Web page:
I’d also like to express gratitude to the Revd Canon Dr Sarah Rowland Jones. She came to South Africa 11 years ago to marry Bishop Justus Marcus, and, since his death the following year, has spent a decade as Researcher to two Archbishops. Later this month she returns to Wales to take over Cardiff’s city centre parish. We give thanks for her unstinting enthusiasm and hard work in serving our Province, as well as for all she continues to do for the worldwide Anglican Communion and global ecumenism. We pray God’s blessing on her and her husband in their new life.

It is the hard work of these, and many others, which allows us to say, in the words of Zechariah, ‘Come, let us go to entreat the favour of the Lord, and to seek the Lord of hosts.’

So let me turn now to the substance of my Charge, for which we are blessed with two pertinent lectionary readings. Our primary purpose is indeed to meet the Lord: to seek his face, and seek his guidance. We come because the Lord calls us to be his people, whom he loves, and whom he calls to return his love, and to share his love.

Zechariah writes that when our lives clearly demonstrate that we are God’s people – that God is with us, and guides us – then others will be drawn to us, so they may also find God, and God’s ways, and God’s blessing.

Zechariah was writing at the time of the Babylonian Empire, which spanned many peoples, languages, cultures, and faiths. The Jewish people had returned to Jerusalem from exile, some 18 or 19 years earlier. 19 years ago, Southern Africa returned from the exile of apartheid’s hold on South Africa and dire impact on its neighbours. In our region of many peoples, languages, cultures, and faiths, there is – as there was in Zechariah’s time – a yearning for a deeper sense of identity, purpose and blessing in their lives.

We are to reflect the hope they seek – being those in whom others can recognise God’s presence, and therefore say, ‘let us go with you, for we have heard that God is with you.’ We too seek God’s clarity for our identity and purpose, so we may be a channel of blessing, through our Vision: ‘Anglicans ACT – Anchored in the love of Christ, Committed to God’s Mission, and Transformed by the Holy Spirit.’

Our gospel reading, in contrast, points out that not everyone will respond in this way. Some will reject Jesus Christ’s messengers, and the good news of his gospel. Today too, some of Christ’s messengers also respond inappropriately, wanting to ‘command fire to come down and consume’ those who reject him and us. Yet we are not to reject them in turn, says Jesus – for the love of God rejects no-one. And even if we are rejected or rebuked, we are to continue walking with Jesus, who ‘set his face to go to Jerusalem.’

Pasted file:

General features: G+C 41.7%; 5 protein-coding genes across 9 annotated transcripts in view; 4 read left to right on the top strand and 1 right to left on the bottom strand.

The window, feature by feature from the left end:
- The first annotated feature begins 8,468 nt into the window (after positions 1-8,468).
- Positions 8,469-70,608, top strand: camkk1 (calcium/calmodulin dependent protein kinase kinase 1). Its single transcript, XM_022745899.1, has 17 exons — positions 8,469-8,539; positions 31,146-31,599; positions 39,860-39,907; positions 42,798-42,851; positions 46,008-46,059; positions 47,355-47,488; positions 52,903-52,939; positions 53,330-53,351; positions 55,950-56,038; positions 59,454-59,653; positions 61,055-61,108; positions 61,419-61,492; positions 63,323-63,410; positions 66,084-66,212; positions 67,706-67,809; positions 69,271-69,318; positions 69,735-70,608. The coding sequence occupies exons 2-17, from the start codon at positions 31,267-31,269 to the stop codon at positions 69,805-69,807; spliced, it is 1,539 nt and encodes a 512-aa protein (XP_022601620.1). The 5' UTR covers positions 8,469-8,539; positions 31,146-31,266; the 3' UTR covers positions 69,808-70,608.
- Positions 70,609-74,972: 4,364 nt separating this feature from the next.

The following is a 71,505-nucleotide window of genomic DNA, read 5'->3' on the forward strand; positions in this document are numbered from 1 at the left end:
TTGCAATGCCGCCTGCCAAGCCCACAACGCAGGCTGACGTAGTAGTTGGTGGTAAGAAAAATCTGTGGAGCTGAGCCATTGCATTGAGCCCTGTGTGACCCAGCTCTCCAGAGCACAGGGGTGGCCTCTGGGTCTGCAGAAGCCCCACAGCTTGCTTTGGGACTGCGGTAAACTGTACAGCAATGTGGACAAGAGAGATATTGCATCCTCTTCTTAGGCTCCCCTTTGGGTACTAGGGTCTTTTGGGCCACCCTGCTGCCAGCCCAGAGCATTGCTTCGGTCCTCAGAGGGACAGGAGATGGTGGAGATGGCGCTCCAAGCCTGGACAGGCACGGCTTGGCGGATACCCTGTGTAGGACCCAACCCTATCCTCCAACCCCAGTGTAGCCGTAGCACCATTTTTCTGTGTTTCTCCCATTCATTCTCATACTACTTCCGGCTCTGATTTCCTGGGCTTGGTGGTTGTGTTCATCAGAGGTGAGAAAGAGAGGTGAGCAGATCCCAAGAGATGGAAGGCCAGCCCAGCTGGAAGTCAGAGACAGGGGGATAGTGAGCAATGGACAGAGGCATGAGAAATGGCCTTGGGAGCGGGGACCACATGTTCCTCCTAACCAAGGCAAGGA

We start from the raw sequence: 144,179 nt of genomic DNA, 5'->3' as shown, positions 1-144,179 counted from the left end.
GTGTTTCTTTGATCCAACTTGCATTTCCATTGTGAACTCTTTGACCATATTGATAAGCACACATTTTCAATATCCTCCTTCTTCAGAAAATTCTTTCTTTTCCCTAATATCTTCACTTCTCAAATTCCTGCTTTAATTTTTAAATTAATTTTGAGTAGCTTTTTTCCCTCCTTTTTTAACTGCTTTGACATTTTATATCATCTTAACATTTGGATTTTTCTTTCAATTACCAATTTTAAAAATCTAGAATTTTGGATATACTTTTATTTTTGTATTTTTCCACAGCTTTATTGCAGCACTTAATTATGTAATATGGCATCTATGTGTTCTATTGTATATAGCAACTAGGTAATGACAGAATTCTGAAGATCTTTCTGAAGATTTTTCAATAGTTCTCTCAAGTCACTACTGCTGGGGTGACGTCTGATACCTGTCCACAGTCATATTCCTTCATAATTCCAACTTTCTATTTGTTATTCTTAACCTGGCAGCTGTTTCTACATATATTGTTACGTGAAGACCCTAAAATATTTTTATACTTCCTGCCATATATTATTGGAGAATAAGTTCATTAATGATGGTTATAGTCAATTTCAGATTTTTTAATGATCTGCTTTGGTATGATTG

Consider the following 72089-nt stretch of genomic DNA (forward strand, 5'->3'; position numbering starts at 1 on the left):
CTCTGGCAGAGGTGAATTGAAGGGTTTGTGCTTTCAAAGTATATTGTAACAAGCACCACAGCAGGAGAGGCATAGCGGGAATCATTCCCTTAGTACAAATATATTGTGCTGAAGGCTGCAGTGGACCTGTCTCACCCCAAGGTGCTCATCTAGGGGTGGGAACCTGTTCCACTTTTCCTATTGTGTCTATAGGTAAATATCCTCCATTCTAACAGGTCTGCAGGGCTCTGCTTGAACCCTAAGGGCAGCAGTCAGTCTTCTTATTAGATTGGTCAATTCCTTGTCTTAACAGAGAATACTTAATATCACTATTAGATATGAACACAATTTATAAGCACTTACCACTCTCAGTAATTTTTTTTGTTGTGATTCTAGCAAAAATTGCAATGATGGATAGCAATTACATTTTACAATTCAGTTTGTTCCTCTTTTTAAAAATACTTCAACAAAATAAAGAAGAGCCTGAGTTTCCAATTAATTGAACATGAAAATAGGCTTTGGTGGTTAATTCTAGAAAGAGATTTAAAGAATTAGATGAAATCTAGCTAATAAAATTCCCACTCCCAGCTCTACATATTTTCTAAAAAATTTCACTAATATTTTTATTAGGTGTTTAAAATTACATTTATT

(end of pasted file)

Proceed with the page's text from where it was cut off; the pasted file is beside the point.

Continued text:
This is not his journey to his crucifixion, but an earlier visit to the place where the Jewish people celebrated their calling from God, and found nourishment for their faith journeys. We too must be focussed on what nurtures and sustains our pilgrimage of faith. Our capacity to be God’s people, for the sake of God’s world – rooted in our baptism, and affirmed at confirmation – must be diligently fed throughout our lives. Regular, deepening, prayer, Bible-study, worship, and receiving the sacraments – none are optional if we are serious about witness and service; if we are serious about the re-evangelisation of the Anglican communities of Southern Africa; and if we are serious about truly being salt and light in God’s world.

This is why, for me, education in all its forms is so central. This is why I have chosen as Synod’s theme ‘A Vision for Education – Education for a Vision’, and invited three distinguished speakers to address us. We also have a special session led by Mr Henry Bennett, Provincial Registrar, to educate us in better understanding and use of our Canons, to help us live out the identity and purpose to which God calls us. Godly education can help form, inform and transform us and our church, so we – like those whom Zechariah addressed – can walking together confidently, knowing that God is with us, promising his good favour, and that therefore we need not fear whatever obstacles come our way.